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Creativity, Innovation – Competition versus Collaboration

There is much confusion as to whether competition or collaboration is most beneficial to creativity and innovation. Though there are negatives to collaboration and it is not easy separating the effects of time pressure and group activity, in general collaboration beats competition. This article will set out some of the arguments.

a)     Competition forces some individuals to produce a greater number of ideas than they would do otherwise. But crucially, competition forces other people to shut down.   Exactly who raises their game and who shuts down depends on the game, the rules, the competencies, the level of evaluation anxiety and other factors. People choose which areas they want to compete in.

b)     When forced to produce, through competition, people are more likely to be non-synergistically extrinsically motivated – that is they may produce to fulfil an ulterior motive but the activity leaves them feeling controlled and dependent and they do not tend to engage in the task to the degree necessary for rich insights.

c)     Competition causes individuals to withhold information and thus reduces the degree of intellectual cross-pollination, networking and collaboration required to achieve the best ideas.

d)     Most competition doesn’t allow the mind to incubate problems long enough for truly rich insights to emerge. Some of the richest insights have occurred when the individual is distant from the problem, rested and engaged in unrelated activities.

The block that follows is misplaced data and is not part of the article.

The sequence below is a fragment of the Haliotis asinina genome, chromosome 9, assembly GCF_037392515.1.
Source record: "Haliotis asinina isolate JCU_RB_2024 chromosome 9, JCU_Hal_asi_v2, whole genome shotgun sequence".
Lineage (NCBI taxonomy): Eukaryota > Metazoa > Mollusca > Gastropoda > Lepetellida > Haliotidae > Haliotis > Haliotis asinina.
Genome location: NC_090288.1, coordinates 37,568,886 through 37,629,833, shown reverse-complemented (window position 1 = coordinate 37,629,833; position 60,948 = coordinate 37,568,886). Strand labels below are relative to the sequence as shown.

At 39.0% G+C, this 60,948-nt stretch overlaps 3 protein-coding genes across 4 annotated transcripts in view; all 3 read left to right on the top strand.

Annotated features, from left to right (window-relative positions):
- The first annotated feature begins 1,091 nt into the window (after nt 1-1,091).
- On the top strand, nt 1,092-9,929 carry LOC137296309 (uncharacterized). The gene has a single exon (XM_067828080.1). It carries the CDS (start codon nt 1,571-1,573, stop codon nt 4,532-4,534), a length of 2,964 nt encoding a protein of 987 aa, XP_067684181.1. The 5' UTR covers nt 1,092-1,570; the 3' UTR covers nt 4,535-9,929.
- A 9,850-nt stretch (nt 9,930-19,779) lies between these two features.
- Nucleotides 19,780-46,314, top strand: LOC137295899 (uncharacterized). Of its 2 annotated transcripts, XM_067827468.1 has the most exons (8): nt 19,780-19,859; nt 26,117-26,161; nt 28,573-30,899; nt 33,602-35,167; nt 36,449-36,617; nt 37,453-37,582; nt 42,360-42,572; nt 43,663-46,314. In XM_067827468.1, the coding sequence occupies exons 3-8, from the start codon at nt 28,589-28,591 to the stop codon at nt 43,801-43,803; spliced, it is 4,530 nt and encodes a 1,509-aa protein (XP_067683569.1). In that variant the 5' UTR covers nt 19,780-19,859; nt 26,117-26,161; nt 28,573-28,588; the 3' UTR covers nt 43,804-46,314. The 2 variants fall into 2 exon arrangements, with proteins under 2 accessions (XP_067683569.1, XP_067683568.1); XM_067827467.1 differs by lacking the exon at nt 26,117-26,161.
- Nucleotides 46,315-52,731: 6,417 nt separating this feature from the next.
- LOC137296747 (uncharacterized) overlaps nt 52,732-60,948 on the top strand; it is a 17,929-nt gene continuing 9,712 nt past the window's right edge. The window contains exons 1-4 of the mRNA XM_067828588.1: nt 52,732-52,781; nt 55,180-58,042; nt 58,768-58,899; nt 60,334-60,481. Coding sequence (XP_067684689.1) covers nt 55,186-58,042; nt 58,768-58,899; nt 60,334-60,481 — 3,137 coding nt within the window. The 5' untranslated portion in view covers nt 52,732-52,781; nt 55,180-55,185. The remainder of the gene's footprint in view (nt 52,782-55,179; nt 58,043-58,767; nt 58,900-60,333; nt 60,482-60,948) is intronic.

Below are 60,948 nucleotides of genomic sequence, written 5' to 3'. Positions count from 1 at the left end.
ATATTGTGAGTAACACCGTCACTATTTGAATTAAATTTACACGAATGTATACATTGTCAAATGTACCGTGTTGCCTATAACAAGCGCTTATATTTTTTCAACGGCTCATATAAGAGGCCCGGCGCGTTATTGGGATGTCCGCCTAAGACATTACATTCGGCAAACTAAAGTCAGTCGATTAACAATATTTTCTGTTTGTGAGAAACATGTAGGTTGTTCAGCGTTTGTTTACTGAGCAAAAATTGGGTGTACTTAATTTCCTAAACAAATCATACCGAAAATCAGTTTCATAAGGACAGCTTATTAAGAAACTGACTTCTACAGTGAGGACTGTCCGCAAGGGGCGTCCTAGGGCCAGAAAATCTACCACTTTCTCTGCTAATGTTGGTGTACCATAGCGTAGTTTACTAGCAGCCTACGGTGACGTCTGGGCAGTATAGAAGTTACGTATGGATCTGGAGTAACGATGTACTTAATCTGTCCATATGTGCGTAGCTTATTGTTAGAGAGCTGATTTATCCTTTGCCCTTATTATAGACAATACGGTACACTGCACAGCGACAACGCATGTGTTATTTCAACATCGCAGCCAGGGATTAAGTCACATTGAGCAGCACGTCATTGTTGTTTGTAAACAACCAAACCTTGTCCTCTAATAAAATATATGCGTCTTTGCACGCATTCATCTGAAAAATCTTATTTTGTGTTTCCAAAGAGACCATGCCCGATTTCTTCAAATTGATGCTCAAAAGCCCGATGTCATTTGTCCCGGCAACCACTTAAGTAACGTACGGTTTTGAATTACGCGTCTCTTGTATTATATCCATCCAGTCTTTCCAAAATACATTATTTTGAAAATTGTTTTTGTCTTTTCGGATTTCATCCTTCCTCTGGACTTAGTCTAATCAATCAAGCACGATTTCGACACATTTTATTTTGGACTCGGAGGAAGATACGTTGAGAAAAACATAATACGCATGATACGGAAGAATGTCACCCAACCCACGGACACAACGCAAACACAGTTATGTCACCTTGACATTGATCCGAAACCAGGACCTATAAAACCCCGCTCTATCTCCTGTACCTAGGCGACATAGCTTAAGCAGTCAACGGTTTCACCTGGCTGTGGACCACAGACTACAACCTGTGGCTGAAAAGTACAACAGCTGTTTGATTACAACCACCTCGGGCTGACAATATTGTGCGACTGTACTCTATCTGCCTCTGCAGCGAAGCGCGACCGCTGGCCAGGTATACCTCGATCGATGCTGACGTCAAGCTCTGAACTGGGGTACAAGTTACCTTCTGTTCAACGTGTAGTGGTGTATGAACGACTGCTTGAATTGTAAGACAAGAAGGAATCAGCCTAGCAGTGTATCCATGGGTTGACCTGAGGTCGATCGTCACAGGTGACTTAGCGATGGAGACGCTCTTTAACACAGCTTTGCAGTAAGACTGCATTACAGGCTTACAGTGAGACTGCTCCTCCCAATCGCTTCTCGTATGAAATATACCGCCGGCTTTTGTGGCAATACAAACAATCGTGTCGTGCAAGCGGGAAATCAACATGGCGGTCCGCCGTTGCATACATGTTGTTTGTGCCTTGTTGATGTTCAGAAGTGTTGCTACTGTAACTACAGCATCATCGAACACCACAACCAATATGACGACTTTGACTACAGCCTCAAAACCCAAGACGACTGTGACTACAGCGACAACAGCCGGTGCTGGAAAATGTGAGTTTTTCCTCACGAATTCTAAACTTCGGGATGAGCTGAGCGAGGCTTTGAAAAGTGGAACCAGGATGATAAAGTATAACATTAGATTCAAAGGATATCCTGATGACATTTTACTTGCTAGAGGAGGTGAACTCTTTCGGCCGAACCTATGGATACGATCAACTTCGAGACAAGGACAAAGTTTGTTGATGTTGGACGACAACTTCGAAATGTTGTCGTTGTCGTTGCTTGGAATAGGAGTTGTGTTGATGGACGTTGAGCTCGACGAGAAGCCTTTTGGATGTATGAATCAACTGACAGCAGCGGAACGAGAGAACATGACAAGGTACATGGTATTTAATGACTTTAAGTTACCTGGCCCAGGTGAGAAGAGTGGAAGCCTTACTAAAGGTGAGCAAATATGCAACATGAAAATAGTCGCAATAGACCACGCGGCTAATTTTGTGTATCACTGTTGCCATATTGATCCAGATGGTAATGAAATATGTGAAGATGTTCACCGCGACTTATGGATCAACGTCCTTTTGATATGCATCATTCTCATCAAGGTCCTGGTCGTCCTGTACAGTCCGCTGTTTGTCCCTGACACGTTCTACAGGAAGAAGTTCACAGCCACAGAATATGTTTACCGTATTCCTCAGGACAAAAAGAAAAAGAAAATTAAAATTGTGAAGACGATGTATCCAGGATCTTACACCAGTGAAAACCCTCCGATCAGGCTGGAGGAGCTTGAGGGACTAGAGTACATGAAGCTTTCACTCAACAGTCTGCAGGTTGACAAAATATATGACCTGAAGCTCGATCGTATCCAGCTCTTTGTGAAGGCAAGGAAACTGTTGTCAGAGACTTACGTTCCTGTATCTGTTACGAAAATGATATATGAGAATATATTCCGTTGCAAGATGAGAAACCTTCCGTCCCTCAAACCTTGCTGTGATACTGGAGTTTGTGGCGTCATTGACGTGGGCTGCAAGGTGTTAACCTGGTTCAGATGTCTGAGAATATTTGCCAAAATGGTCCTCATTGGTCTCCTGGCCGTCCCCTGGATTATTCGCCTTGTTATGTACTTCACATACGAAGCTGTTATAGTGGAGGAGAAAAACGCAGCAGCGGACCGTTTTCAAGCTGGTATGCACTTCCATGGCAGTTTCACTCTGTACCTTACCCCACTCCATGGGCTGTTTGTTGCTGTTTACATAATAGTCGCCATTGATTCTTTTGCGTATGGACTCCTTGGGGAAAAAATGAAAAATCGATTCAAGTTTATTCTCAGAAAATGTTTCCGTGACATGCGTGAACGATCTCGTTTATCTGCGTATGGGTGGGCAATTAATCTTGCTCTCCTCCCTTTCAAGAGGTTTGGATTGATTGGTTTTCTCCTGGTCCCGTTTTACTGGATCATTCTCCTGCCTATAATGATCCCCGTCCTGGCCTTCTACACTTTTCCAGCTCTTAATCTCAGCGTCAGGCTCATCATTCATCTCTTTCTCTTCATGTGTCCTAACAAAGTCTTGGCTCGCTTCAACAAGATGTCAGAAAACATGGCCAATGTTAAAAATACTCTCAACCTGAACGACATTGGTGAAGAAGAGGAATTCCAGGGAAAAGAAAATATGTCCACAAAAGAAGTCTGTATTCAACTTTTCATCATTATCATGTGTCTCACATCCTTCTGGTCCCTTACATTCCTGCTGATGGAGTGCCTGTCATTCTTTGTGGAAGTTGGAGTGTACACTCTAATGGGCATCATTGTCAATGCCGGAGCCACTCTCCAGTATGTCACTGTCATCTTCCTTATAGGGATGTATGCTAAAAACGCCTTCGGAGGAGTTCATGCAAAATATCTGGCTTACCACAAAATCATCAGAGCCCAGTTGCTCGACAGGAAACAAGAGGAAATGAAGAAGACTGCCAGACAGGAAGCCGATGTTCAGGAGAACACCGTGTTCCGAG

e)     Competition increases evaluation apprehension, which causes a reduction of expression and lower risk taking and higher levels of conformity. This is not conducive to good idea generation.

f)       Competition causes individuals to generate ideas according to the value system indicated at the start, reducing lateral thinking, decreasing the number of diverse and novel ideas and lowering the separation of creative from critical thinking.

g)     Collaboration is much more valuable during the innovation stage (idea selection, development and commercialisation), where the competencies of many people are required to successfully commercialise.

These topics are covered in depth in the MBA dissertation on Managing Creativity & Innovation, which can be purchased (along with a Creativity and Innovation DIY Audit, Good Idea Generator Software and Power Point Presentation) from http://www.managing-creativity.com. You can also receive a regular, free newsletter by entering your email address at this site.

Kal BishopArticle Search, MBA

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ABOUT THE AUTHOR


Kal Bishop is a management consultant based in London, UK. He has consulted in the visual media and software industries and for clients such as Toshiba and Transport for London. He has led Improv, creativity and innovation workshops, exhibited artwork in San Francisco, Los Angeles and London and written a number of screenplays. He is a passionate traveller. He can be reached on http://www.managing-creativity.com.



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